This is not a post about “do trans women belong in women’s spaces”. Feminism is for women. How you became a woman is nobody’s business.
This is not a post about “do nonbinary people belong in feminism”. That framing begs the question that we are, or should be, asking to be allowed in.
Rather, I’m pondering two complex questions: Should enbies always push for gender-neutral or gender-inclusive language in feminist activities? When feminists who identify as women decide to continue centering women in their group’s language and mission, what alternative services exist for enbies to address issues that have traditionally been the purview of feminist organizing: sexual assault, reproductive rights, discrimination, and the like?
The answers, I believe, are interconnected. Before women can declare that a space is not for us or a movement is not about us, have they considered whether we have anywhere else to go for this kind of support? Are those options equally local, accessible, and effective for the enby in question? What are these women doing to supply feminist resources and theoretical insights to enby-focused organizations?
Before we enbies go #AllLivesMatter on anything gender-specific, have we empathized with women’s silencing by patriarchal society, and appreciated the historical struggle to carve out spaces where women’s voices and experiences had prime importance?
The topic is on my mind because I’ve signed up for a “Women’s Sacred Rage” workshop. It was a fantastic experience last year, the organizers are reliably trans-friendly cis women, and I expect the participants will be supportive of gender diversity. But I’m more definite about my queerness than I was then. Do I need to come out to everybody or will that be derailing? I was socialized as a woman, I’m perceived to be a woman, I participate in a sexist culture, but one source of my rage is that I was forcibly brought up as a girl/woman when I don’t think I was one.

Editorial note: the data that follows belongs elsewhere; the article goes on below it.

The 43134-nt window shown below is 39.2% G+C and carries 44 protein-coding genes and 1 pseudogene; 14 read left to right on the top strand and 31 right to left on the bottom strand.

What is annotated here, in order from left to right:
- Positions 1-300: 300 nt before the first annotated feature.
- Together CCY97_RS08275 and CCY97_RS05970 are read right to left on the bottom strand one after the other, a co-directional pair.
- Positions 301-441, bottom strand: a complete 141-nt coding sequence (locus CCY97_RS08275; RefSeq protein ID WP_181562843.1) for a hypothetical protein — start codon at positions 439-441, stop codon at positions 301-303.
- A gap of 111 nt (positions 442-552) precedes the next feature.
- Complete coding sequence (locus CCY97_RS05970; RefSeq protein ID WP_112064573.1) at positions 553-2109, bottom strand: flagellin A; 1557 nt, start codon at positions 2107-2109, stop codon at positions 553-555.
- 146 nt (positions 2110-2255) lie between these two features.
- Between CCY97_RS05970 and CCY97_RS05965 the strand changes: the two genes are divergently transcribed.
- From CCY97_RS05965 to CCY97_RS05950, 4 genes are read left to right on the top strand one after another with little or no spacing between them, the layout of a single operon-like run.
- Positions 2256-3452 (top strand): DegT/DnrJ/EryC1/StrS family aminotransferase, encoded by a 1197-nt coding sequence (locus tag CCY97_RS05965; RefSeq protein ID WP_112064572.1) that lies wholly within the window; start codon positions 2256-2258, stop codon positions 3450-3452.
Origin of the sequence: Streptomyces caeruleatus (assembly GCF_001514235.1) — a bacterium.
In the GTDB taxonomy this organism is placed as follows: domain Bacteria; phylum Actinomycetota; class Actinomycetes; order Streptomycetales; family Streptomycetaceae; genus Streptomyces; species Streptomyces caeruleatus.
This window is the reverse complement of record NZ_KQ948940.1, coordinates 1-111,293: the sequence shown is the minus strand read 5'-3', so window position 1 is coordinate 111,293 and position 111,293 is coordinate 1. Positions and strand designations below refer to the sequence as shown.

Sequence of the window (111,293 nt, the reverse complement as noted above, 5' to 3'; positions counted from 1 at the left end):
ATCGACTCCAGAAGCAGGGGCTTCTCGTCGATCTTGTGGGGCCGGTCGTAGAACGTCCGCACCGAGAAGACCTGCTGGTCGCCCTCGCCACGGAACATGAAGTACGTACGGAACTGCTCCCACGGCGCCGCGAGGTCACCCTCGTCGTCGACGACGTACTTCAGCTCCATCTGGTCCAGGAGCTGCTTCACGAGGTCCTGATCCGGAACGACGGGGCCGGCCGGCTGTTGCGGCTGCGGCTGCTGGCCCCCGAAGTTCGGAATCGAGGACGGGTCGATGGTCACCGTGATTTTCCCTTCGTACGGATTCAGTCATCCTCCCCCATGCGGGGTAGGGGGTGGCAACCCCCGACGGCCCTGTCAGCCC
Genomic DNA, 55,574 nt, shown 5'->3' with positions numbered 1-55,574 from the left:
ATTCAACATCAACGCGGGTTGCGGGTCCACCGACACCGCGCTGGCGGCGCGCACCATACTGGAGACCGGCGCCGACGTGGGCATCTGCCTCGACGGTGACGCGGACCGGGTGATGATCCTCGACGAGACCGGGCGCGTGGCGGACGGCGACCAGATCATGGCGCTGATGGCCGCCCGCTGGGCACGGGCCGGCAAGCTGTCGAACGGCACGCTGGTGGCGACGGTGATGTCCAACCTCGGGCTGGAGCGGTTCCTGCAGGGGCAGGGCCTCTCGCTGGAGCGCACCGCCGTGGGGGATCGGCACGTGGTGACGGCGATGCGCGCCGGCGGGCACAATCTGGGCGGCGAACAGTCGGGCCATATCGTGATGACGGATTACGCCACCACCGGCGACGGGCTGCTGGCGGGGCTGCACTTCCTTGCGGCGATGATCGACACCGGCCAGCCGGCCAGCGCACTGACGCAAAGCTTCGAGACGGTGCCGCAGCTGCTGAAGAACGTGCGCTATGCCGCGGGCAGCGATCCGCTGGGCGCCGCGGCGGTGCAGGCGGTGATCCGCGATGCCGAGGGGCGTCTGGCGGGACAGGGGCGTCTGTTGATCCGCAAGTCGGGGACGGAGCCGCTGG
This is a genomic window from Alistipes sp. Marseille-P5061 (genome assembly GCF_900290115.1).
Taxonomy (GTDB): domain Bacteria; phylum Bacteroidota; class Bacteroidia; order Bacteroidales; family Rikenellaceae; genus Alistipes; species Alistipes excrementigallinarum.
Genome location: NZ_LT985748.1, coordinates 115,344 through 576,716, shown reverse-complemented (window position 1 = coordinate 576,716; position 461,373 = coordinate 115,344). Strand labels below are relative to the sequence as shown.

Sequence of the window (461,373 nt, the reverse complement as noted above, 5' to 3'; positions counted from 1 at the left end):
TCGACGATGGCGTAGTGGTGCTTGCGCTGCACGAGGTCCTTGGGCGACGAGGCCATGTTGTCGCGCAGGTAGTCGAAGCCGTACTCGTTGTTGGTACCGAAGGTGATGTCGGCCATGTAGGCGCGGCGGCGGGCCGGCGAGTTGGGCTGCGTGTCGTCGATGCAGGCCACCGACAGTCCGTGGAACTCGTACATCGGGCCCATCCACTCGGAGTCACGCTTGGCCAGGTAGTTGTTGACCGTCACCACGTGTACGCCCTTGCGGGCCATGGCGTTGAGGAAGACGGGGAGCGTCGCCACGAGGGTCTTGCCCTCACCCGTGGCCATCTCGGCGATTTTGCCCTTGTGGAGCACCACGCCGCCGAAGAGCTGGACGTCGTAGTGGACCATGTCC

Two articles I read recently frame this dilemma. Rain and Thunder is a local magazine of radical feminist thought and activism. When I call their feminism transgender-exclusive, I mean that as a description, not a slur. Their branch of the movement is concerned about erasure of the specific history and needs of women, particularly lesbians, by the rising popularity of umbrella terms like “queer”. The articles are not available online, so I’m going to quote some passages below from Debbie Cameron’s essay “The Amazing Disappearing ‘Women'”, in Issue #67 (Spring 2017). She is upset that reproductive health organizations have started using gender-neutral language to acknowledge that some people who get pregnant and menstruate don’t identify as women, and that a similar change is taking place in political discourse about hate crimes:
…the term ‘gender-based violence’…is widely used by government bodies and NGOs to refer to what feminists would call ‘violence against women’ and/or ‘male violence’. In this case what prompted the adoption of the inclusive term wasn’t a concern about anti-male bias. Rather, humanitarian organizations in the 1990s felt the need for a more abstract umbrella term to encompass the full range of issues they were working on. The choice of ‘gender-based violence’ did not, initially, change their understanding of the issue. Most early definitions of ‘gender-based violence’ explicitly say that it means ‘violence against women’…
…But to me, at least, it’s unclear why calling violence ‘gender-based’ should do more to highlight power and inequality than calling it ‘violence against women’. The most obvious characteristic of the inclusive term is its vagueness: it says only that some acts or types of violence are ‘based’ on ‘gender’, while leaving the nature of the connection unspecified. (Is it to do with the motive? The perpetrator’s gender? The victim’s gender? Both?) Far from highlighting ‘power inequalities between men and women’, the non-specificity of ‘gender-based violence’ leaves room for an interpretation of it as something any gendered being might do to any other gendered being…